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Old 12-08-2012, 07:25 PM   #8 (permalink)
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Just a head's up, coming onto a forum like this and saying that "the dog is gone" if he doesn't knock off something you yourself say is unintentional is not going to get you any sort of answer you want to hear (doubly so with that user name). Judging by your post, it sounds like your dog is insecure and fearful and not sure what his place is, and it sounds like he's fearful of you. Rehome the dog; you don't have any sort of bond with him and that is the really only thing that will get him past submissive/excited urination.

A dog doesn't need to be beaten to be fearful of someone. He does not see you as his leader or caregiver. The fact that you are jumping to rehoming without even consulting a vet to rule out a medical reason says enough about your relationship with the dog.
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Old 12-08-2012, 07:30 PM   #9 (permalink)
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It's kind of like a divorce anyway, merely saying the word and getting comfortable with it in your head is a pretty good sign it will happen.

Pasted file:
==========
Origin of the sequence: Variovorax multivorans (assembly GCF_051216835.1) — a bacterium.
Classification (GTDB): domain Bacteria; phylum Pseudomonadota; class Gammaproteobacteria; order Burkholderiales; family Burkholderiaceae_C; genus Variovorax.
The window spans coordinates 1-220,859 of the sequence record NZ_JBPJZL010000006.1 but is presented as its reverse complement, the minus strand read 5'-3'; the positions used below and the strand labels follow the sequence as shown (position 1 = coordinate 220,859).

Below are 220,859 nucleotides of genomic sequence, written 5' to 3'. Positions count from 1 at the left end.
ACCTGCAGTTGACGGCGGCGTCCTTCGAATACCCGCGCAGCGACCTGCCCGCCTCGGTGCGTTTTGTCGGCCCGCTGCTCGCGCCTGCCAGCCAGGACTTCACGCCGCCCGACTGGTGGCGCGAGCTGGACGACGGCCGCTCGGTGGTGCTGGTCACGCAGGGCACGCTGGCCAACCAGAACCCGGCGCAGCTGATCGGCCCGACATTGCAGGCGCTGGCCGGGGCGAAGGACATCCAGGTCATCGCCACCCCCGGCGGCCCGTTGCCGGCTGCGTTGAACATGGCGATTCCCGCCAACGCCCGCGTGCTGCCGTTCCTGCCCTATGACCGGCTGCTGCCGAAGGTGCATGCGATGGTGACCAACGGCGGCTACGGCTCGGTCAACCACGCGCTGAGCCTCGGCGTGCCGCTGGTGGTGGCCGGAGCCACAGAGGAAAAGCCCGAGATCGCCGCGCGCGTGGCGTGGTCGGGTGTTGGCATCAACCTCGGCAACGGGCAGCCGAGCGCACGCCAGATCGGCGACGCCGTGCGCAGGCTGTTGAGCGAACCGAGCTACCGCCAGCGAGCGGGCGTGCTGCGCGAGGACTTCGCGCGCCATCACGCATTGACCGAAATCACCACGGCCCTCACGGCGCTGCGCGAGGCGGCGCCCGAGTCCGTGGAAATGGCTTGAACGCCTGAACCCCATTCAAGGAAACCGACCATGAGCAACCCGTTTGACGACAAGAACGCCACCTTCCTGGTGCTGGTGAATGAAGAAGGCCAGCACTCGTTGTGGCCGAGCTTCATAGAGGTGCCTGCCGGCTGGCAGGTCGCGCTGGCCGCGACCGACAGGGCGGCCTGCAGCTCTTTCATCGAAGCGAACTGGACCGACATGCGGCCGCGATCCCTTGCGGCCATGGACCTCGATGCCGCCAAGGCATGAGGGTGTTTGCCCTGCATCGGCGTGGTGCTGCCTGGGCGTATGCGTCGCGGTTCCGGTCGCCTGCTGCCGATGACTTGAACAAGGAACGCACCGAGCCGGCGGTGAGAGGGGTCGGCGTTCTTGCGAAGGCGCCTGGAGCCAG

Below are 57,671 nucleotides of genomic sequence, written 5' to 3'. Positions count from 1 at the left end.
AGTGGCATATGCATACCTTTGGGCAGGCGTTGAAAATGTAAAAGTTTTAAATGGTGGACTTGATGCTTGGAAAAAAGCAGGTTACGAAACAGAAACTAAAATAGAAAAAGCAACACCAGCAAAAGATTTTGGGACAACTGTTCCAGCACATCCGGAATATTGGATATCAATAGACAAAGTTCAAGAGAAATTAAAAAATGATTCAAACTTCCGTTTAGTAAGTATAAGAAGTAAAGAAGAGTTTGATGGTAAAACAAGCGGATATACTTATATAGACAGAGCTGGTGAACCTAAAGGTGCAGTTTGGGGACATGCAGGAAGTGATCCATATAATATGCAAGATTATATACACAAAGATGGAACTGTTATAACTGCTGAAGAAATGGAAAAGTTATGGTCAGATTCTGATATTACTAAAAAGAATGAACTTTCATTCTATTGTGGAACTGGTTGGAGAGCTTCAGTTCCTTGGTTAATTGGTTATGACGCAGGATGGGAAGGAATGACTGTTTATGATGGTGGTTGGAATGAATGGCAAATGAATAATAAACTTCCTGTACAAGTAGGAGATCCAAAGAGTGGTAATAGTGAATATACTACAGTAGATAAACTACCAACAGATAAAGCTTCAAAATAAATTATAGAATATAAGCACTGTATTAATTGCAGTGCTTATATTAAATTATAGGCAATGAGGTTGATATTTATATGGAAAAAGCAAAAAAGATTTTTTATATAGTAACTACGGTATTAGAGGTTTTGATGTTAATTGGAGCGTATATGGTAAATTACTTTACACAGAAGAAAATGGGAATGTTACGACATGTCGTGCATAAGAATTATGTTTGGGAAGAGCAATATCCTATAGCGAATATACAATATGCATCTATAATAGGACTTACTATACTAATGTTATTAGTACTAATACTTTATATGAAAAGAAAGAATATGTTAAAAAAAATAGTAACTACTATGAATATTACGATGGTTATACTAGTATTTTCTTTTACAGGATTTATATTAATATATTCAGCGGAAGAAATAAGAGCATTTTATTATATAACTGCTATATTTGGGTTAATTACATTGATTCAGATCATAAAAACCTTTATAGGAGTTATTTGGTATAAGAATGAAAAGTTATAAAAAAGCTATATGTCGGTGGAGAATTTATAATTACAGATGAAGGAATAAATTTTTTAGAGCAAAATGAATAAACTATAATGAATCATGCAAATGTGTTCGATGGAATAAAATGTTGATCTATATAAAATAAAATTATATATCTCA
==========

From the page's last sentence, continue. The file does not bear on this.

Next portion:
If I hear from people (we have a rescue) that they want to get rid of the dog, it's usually a done deal with everything except the actual act.
If it's going to happen anyway - do it sooner than later so hopefully a rescue can work with his issues
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Old 12-08-2012, 11:42 PM   #10 (permalink)
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I was unaware the word command was such a hot button. I am telling him to do something. Not sure what I should call it. "Sit, stay, heel, leave it," etc I have always heard referred to as commands. If it would make it more comfortable, I will refer to those things as suggestions. You can read that offending line as " For example, he wants to run out the door, and I am suggesting that he get in his pen"

I like this dog a lot and would like to keep him. We get along very well, and he is happy and well adjusted. We clean up the pee and do not make a big deal. He is not afraid. He will be standing, making eye contact, with erect ears and a wagging tail, and shoot a little stream of pee. It almost always occurs when he is being "suggested" to do something he does not want to do.

An example just occurred. My 3 year old niece was here and was walking to the car. I had Chaias (daughter picked the name) outside with me as they left. He wanted to run over and play, but she is a little afraid of him so I "suggested" him to lay down beside me, which he promptly did, with a little squirt of pee.

It is great, really. He clearly wants to go over, but with just a quiet "suggestion", he restrains himself and lays down. He actually was shivering a little as he watched her walk by, a couple feet away, he was so exited. The pee did not come then, though, but only when he had to restrain himself. By the way, we did have him checked for a UTI, and he was fine.

Anyway, I thought I might get a little help here. I appreciate the one or two people who offered good advice. If anyone else has a dog that has been like this or has some ideas on how to minimize it, I would love to hear them.